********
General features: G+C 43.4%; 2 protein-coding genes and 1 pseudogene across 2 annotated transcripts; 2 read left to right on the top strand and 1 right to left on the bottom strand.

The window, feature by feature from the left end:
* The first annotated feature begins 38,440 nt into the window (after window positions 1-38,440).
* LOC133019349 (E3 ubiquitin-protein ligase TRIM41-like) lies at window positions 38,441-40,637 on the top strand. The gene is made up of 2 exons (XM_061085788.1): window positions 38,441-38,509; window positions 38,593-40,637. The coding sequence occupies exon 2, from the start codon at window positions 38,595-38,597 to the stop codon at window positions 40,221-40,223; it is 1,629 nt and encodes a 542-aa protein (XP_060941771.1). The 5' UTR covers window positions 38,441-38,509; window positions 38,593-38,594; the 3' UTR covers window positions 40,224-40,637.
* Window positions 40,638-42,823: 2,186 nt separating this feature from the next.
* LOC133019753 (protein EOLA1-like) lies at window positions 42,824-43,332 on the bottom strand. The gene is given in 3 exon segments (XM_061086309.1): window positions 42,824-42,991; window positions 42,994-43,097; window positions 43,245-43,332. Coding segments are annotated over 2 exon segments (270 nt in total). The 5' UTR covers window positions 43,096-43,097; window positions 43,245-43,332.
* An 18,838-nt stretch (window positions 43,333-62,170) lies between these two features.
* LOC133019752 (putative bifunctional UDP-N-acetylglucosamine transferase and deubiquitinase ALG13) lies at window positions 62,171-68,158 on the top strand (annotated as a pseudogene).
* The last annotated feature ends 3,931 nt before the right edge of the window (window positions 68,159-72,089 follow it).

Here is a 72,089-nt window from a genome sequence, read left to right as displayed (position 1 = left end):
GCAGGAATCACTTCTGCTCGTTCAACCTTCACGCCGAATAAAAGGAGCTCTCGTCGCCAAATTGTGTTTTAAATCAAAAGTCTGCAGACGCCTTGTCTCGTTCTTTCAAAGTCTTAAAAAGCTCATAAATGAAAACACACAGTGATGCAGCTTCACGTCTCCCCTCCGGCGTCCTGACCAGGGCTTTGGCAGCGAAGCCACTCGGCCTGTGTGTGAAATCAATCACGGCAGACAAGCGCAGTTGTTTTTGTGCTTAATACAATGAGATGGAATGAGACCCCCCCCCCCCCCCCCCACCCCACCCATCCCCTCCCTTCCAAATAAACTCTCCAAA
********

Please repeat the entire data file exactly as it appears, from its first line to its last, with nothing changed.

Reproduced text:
General features: G+C 43.4%; 2 protein-coding genes and 1 pseudogene across 2 annotated transcripts; 2 read left to right on the top strand and 1 right to left on the bottom strand.

The window, feature by feature from the left end:
* The first annotated feature begins 38,440 nt into the window (after window positions 1-38,440).
* LOC133019349 (E3 ubiquitin-protein ligase TRIM41-like) lies at window positions 38,441-40,637 on the top strand. The gene is made up of 2 exons (XM_061085788.1): window positions 38,441-38,509; window positions 38,593-40,637. The coding sequence occupies exon 2, from the start codon at window positions 38,595-38,597 to the stop codon at window positions 40,221-40,223; it is 1,629 nt and encodes a 542-aa protein (XP_060941771.1). The 5' UTR covers window positions 38,441-38,509; window positions 38,593-38,594; the 3' UTR covers window positions 40,224-40,637.
* Window positions 40,638-42,823: 2,186 nt separating this feature from the next.
* LOC133019753 (protein EOLA1-like) lies at window positions 42,824-43,332 on the bottom strand. The gene is given in 3 exon segments (XM_061086309.1): window positions 42,824-42,991; window positions 42,994-43,097; window positions 43,245-43,332. Coding segments are annotated over 2 exon segments (270 nt in total). The 5' UTR covers window positions 43,096-43,097; window positions 43,245-43,332.
* An 18,838-nt stretch (window positions 43,333-62,170) lies between these two features.
* LOC133019752 (putative bifunctional UDP-N-acetylglucosamine transferase and deubiquitinase ALG13) lies at window positions 62,171-68,158 on the top strand (annotated as a pseudogene).
* The last annotated feature ends 3,931 nt before the right edge of the window (window positions 68,159-72,089 follow it).

Here is a 72,089-nt window from a genome sequence, read left to right as displayed (position 1 = left end):
GCAGGAATCACTTCTGCTCGTTCAACCTTCACGCCGAATAAAAGGAGCTCTCGTCGCCAAATTGTGTTTTAAATCAAAAGTCTGCAGACGCCTTGTCTCGTTCTTTCAAAGTCTTAAAAAGCTCATAAATGAAAACACACAGTGATGCAGCTTCACGTCTCCCCTCCGGCGTCCTGACCAGGGCTTTGGCAGCGAAGCCACTCGGCCTGTGTGTGAAATCAATCACGGCAGACAAGCGCAGTTGTTTTTGTGCTTAATACAATGAGATGGAATGAGACCCCCCCCCCCCCCCCCCACCCCACCCATCCCCTCCCTTCCAAATAAACTCTCCAAA